We sing of deeds unwritten which on angel's scroll appear,
A WIDOW'S CASE--Four helpless ones--Lodge funds were running low--
A dozen brethren sprang to feet and offers were not slow.
Food, raiment, things of needful sort, while one gave loads of
Another, shoes for little ones, for each gave what he could.
Then spake the last: "I haven't things like these to give--
Some ready money may help out" and he laid down a ten.'
Were brother cast on darkest square upon life's checkered floor,
A beacon light to reach the white--was over Simpkin's store.
Like scoffer who remained to pray,
impressed by sight and sound,
The faded carpet `neath our feet was now like holy ground.
The walls that had such dingy look were turned celestial blue,
The ceiling changed to canopy where stars were shining through.
Bright tongues of flame from altar leaped, the G was vivid blaze,
All common things seemed glorified by heaven's reflected rays.
O! Wondrous transformation wrought through ministry of love--
Behold the LODGE ROOM BEAUTIFUL!--fair type of that above.
The vision fades--the lesson lives--while taught as ne'er before,
In the plainest lodge room in the land--up over Simpkin's store.
THE MASON'S DUTY
To stretch the liberal hand
And pour the stream of gladness,
O'er Misery's withered strand,
To cheer the hearth of sadness:
To dry the orphan's tear,
And soothe the heart nigh broken;
Breathing in Afflictions ear,
Kind words, in kindness spoken.
This is the Mason's part,
A Mason's bounden duty;
This rears the Mason's heart,
In Wisdom, Strength, and Beauty.
To practice Virtue's laws,
With fervency, and freedom;
And in her noble cause,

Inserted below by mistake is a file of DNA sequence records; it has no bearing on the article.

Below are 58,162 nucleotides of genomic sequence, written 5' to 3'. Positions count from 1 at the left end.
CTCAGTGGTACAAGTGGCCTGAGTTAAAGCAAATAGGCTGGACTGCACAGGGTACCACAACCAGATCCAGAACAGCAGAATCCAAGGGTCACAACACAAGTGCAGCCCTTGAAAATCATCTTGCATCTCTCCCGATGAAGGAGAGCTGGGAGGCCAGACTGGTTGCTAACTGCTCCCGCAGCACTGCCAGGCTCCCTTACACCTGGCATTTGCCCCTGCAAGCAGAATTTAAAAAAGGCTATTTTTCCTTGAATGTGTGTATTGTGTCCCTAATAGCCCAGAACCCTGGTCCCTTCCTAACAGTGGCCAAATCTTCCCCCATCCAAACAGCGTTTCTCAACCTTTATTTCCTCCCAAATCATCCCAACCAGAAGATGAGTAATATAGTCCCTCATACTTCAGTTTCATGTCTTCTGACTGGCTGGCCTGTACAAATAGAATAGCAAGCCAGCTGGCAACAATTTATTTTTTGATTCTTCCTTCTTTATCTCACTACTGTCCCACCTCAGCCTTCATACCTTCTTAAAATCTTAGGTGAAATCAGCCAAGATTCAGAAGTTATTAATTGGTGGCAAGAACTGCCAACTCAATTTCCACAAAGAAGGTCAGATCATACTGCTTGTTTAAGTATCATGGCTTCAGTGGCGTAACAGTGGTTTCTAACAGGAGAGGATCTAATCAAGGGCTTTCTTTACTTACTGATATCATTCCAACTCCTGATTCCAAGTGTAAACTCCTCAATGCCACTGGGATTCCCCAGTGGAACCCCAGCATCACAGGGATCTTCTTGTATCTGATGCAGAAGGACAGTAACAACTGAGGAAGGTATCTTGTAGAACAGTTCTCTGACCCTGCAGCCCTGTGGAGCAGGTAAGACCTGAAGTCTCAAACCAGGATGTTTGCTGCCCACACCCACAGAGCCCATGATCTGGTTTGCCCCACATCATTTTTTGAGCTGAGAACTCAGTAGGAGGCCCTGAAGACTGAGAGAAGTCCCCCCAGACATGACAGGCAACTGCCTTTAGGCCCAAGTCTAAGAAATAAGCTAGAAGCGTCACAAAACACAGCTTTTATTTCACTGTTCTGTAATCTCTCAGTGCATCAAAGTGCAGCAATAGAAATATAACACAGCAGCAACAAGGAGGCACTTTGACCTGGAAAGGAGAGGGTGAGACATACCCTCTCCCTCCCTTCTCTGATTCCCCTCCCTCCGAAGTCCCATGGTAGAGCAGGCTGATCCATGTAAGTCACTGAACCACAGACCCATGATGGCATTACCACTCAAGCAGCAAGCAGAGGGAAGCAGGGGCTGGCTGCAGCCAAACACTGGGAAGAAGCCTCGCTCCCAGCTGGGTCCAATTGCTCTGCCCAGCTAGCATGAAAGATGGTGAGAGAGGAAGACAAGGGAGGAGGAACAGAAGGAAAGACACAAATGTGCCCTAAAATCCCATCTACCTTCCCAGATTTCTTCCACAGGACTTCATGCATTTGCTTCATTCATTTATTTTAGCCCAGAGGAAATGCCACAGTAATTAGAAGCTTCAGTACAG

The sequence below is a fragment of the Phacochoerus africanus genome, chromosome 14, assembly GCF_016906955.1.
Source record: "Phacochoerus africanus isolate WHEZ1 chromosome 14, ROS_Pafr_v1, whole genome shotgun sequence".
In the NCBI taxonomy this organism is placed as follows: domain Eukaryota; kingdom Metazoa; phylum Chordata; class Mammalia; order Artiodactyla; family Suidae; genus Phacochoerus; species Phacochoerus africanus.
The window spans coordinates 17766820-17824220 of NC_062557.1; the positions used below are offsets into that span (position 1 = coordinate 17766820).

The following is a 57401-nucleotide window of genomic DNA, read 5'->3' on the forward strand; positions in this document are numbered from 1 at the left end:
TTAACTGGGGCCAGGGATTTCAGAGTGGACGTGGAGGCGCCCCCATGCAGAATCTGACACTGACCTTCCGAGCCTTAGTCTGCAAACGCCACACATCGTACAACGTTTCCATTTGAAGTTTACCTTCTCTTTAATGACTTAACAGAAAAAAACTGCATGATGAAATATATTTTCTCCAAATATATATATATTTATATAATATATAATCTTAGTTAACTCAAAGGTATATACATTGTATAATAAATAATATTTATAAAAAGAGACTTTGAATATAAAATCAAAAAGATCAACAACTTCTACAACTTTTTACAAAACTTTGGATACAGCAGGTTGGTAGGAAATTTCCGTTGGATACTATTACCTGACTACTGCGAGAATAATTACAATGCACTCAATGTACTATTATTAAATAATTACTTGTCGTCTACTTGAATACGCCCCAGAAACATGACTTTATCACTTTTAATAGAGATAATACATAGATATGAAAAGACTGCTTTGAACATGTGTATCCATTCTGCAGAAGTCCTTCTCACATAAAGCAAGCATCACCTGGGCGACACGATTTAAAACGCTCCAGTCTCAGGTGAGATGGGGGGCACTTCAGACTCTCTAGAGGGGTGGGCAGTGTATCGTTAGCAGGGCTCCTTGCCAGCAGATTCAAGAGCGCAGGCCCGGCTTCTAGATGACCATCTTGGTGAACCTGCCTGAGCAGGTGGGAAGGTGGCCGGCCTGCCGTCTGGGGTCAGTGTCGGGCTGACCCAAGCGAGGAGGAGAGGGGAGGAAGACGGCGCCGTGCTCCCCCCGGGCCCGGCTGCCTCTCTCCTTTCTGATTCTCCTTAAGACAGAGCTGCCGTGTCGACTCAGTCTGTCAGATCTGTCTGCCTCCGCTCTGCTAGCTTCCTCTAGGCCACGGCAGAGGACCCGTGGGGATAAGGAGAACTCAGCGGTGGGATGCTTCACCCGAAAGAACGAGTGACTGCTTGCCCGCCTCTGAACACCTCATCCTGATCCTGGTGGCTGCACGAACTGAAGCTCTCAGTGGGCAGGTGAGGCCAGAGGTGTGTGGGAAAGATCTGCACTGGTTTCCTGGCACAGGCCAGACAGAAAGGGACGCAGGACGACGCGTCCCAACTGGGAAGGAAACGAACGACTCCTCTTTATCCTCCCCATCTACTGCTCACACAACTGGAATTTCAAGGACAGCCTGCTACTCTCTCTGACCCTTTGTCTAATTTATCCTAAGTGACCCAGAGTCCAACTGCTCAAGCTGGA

Advance, where'er she lead `em:
To curb the headlong course,
Of Passion's fiery pinion;
And bend its stubborn force,
To Reason's mild dominion.
This is the Mason's part, &c.
To shield a Brother's fame
From Envy and Detraction;
And prove that Truth`s our aim,
In spirit, life, and action
To trust in God, through all
The danger and temptation,
Which to his lot may fall,
In trial, and probation.
This is the Mason's part, &c.
W. SKEWING, Robert Burns' Lodge
May the cause of Brotherhood
'Round the World be understood;
And peace espoused in every land,
By one and all on every hand.
May the joys of friendships be renewed,
Greed, and lust, and avarice subdued.
May the good which can be done,
Touch the lives of everyone.
May the gifts which we possess,
Be deployed for happiness.
Cyril E. Brubaker
The morning light is breaking, Lord
Another day is here,
Life's problems must again be met
With heart and vision clear.
Strength for today I ask, Dear Lord,
Strength only for today
Renew my faith, my hope revive
Illuminate my skies of gray.
For yesterday is past, Dear Lord,
Tomorrow I may never see,
Today alone lies in my grasp
To use or lose for eternity.
Help me to lend a helping hand,
To dry the fallen tears,
To give to all whose life touch mine
Some comfort or good cheer.
Help me to sink my poor weak self
With it's longings, hopes, and fears,
In service to my fellowman,
Battling thru this vale of tears.
Just for today, day by day
Courage and strength I pray,
Garnering the good, forgiving the wrong,
Til I've lived my last today.